Rollands Plains cattle farmer Phil Morton says it will be years before they recover from the tsunami of floodwater which raced down the Hastings River engulfing their properties and leaving behind a path of destruction.
They still haven't finished the clean-up, yet each landowner has lost about 20 kilometres of fencing, sheds, crops and infrastructure.
The damage bill is in excess of $300,000.
"This was a f***ing tsunami. It ripped the guts out of our creeks and our rivers. It took fence lines, dropped boulders and threw tree trunks across paddocks," he said.
Hastings farmers have been hit hard. First they had the drought, then the 2019 bushfires and now devastating floods off the back of a health pandemic.
"Our farmers are on their knees emotionally, financially, and physically," Mr Morton said.
"1968 was the biggest flood in memory and recollection of anybody. Back then the water came down the river, hit the high tide at Port Macquarie and filled the basin of the Hastings River. It took a few fences along the way.
"The damage of this flood was unbelievable. It took metre and a half thick trees, just picked them up and stacked them in piles like matchsticks."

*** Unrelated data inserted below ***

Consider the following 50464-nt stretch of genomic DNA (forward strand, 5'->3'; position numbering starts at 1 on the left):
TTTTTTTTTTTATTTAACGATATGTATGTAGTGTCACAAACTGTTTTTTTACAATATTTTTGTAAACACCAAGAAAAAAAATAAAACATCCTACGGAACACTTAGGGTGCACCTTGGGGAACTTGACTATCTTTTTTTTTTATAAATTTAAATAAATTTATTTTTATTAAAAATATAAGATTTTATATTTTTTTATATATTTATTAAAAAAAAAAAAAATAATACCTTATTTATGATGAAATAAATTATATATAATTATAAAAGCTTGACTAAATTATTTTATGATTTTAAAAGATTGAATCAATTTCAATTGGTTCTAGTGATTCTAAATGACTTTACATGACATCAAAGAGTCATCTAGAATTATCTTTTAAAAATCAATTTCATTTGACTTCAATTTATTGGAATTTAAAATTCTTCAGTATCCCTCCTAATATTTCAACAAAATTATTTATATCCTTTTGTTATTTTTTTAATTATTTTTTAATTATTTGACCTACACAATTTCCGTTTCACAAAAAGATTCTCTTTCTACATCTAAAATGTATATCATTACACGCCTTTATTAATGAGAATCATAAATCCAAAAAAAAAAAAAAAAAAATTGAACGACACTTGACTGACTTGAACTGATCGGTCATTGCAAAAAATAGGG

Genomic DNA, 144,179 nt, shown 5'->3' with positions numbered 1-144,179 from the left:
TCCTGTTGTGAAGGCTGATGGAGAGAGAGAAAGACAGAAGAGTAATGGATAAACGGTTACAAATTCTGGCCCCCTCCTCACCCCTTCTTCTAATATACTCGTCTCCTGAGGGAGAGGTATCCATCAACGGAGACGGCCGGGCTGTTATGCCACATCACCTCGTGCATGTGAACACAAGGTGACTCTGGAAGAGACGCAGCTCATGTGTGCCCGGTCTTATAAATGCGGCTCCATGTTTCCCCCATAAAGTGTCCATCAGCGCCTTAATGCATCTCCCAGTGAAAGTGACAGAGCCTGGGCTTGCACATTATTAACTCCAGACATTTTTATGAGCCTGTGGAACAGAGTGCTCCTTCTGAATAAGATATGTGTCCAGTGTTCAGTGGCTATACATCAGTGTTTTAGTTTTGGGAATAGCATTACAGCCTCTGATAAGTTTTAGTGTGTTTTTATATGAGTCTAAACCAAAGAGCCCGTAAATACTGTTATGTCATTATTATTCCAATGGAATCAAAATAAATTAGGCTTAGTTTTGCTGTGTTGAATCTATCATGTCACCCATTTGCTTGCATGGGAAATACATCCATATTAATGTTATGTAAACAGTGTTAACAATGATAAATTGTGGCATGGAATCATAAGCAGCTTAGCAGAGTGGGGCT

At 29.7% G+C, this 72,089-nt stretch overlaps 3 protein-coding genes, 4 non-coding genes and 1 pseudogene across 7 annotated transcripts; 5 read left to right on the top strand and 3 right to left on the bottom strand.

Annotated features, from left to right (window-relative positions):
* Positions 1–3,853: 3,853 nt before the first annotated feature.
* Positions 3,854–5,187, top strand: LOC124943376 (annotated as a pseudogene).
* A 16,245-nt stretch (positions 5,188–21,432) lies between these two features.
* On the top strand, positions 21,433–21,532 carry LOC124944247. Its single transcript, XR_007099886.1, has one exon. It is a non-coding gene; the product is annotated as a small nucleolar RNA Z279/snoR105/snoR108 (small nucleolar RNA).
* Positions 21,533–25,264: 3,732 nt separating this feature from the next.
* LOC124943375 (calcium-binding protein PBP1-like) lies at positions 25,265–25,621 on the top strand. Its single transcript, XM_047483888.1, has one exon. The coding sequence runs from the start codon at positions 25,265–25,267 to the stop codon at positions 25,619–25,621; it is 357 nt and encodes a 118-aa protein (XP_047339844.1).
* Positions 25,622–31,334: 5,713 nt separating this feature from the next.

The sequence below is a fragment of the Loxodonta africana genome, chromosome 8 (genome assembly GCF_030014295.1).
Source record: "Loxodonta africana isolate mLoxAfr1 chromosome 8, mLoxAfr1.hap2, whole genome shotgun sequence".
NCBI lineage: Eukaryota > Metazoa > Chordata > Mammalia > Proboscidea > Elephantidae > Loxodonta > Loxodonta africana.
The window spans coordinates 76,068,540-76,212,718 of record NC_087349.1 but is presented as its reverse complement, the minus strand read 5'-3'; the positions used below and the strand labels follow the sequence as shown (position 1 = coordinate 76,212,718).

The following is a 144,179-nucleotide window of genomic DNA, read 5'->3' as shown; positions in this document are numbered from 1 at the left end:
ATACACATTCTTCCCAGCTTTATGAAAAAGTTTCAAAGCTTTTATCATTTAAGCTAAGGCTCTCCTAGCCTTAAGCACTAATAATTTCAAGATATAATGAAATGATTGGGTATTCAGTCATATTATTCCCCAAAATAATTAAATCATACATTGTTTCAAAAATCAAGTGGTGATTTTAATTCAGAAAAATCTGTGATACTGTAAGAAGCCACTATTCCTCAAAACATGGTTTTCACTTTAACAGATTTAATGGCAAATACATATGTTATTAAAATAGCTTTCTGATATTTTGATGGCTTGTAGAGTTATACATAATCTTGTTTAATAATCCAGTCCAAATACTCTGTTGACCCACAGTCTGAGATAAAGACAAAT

Mr Morton said rain earlier in the year had already filled rivers and the sudden downpour of 863mms in seven days turned every river into a "tsunami".
BlazeAid has now set up a volunteer camp at the Rollands Plains showgrounds to provide flood relief and support to local residents.
Rollands Plains camp coordinator Graeme Allen, from East Gippsland in Victoria, said volunteers are now needed to help farmers set up boundary and road fencing to keep in their animals.
"The floods have been quite devastating here. Some of the rivers have deposited rocks and trees around the river into farming properties," he said.
"We have about 30 farmers who registered for help and I would be expect more as farmers are sometimes reluctant to ask for help.
"We basically clear fencing and erect new fencing to contain stock. The priority is to contain stock and allow people to get on with their farming work.
"Volunteers are often local people or older people who have retired and are on the road in camper vans. People can come in for a week from anywhere to help."
Mr Morton said there is still lingering anger over the lack of phone service which provide a critical lifeline during bushfires and floods.
"We'll be in recovery for a long, long time financially. Fencing and pasture improvement - that's going to take months," he said.
"Overall there is probably two years' work at least in this valley. There is probably a lot of emotional and financial help needed.
"One of the things we've got to do as a community now is harass government about this bloody phone service because it's just a disgrace.
"The lack of coverage in the fires was bad enough, but during the floods we had no phone, no mobile phone or internet service. Our landline phones had already been out of service for six weeks.
"We could have given Telegraph Point and other areas probably five to seven hours of warning but we didn't have service.
"We have got people here that could have been very, very seriously injured because of the lack of phone service - in fact they could have died."
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